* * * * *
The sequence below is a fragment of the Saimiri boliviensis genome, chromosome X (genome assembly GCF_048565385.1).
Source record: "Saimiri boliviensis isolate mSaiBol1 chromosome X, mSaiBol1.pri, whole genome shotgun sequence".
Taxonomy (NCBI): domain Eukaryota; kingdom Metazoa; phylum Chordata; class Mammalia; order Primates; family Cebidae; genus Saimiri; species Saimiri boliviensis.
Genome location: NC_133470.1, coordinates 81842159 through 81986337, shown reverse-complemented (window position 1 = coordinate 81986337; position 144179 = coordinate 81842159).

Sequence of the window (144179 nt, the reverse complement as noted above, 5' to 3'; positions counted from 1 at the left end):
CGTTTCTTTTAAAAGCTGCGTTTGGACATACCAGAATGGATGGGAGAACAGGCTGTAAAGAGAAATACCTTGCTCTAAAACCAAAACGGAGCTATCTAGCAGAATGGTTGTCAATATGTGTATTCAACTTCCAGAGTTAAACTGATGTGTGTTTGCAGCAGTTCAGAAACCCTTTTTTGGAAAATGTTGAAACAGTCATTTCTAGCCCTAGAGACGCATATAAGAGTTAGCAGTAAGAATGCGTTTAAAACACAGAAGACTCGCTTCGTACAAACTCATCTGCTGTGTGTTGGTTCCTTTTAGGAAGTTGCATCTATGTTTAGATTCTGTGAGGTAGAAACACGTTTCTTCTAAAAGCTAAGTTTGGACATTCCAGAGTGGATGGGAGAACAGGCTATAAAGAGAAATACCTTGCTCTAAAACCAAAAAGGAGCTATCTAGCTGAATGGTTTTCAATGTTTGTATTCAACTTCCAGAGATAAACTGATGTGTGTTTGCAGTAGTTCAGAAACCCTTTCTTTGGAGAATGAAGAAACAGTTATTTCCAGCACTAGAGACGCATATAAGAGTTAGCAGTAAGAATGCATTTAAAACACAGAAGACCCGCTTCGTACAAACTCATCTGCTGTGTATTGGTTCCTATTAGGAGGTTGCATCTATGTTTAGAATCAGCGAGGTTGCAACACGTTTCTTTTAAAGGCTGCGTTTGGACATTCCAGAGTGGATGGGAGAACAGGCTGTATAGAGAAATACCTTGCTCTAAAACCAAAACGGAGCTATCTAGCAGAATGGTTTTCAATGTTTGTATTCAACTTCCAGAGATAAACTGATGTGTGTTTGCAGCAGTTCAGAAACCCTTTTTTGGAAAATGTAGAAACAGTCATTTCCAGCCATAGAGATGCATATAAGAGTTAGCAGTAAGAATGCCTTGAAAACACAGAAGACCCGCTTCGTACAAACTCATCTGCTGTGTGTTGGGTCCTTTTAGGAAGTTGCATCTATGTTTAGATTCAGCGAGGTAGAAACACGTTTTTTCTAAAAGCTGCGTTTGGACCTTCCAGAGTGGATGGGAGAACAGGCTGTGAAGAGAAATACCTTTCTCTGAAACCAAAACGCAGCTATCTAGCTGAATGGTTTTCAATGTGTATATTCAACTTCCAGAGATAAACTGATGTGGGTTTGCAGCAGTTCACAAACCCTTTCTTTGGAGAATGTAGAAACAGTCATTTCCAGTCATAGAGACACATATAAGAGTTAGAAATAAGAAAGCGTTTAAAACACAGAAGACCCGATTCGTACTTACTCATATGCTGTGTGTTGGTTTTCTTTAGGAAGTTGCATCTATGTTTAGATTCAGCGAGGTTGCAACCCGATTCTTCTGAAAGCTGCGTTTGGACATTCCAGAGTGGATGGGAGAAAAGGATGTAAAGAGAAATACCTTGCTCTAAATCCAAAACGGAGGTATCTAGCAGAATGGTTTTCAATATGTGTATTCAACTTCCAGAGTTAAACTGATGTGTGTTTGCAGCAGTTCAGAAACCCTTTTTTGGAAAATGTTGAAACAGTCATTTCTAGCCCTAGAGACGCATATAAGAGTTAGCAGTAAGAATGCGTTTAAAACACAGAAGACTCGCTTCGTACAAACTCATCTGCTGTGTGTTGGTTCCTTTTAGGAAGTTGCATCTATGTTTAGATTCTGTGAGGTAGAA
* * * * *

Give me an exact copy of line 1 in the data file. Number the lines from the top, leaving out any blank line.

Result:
The sequence below is a fragment of the Saimiri boliviensis genome, chromosome X (genome assembly GCF_048565385.1).